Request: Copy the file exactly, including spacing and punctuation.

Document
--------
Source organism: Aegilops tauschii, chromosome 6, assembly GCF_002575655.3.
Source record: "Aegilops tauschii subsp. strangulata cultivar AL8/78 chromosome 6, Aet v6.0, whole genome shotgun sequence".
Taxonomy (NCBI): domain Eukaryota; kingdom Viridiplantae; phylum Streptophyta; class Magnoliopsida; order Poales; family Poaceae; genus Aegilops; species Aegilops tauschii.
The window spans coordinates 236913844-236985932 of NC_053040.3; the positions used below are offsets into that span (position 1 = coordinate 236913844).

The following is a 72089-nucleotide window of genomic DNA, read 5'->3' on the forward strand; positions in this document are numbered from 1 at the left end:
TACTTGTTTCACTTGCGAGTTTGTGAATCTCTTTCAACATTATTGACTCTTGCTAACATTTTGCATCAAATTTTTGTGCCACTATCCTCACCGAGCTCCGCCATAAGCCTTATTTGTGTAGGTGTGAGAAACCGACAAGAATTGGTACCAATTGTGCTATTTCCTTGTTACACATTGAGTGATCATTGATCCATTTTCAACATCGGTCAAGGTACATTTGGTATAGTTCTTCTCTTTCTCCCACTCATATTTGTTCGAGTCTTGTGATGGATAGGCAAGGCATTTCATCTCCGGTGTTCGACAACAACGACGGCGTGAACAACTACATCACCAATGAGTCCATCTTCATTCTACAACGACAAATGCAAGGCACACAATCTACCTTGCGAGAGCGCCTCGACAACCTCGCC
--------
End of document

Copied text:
Source organism: Aegilops tauschii, chromosome 6, assembly GCF_002575655.3.
Source record: "Aegilops tauschii subsp. strangulata cultivar AL8/78 chromosome 6, Aet v6.0, whole genome shotgun sequence".
Taxonomy (NCBI): domain Eukaryota; kingdom Viridiplantae; phylum Streptophyta; class Magnoliopsida; order Poales; family Poaceae; genus Aegilops; species Aegilops tauschii.
The window spans coordinates 236913844-236985932 of NC_053040.3; the positions used below are offsets into that span (position 1 = coordinate 236913844).

The following is a 72089-nucleotide window of genomic DNA, read 5'->3' on the forward strand; positions in this document are numbered from 1 at the left end:
TACTTGTTTCACTTGCGAGTTTGTGAATCTCTTTCAACATTATTGACTCTTGCTAACATTTTGCATCAAATTTTTGTGCCACTATCCTCACCGAGCTCCGCCATAAGCCTTATTTGTGTAGGTGTGAGAAACCGACAAGAATTGGTACCAATTGTGCTATTTCCTTGTTACACATTGAGTGATCATTGATCCATTTTCAACATCGGTCAAGGTACATTTGGTATAGTTCTTCTCTTTCTCCCACTCATATTTGTTCGAGTCTTGTGATGGATAGGCAAGGCATTTCATCTCCGGTGTTCGACAACAACGACGGCGTGAACAACTACATCACCAATGAGTCCATCTTCATTCTACAACGACAAATGCAAGGCACACAATCTACCTTGCGAGAGCGCCTCGACAACCTCGCC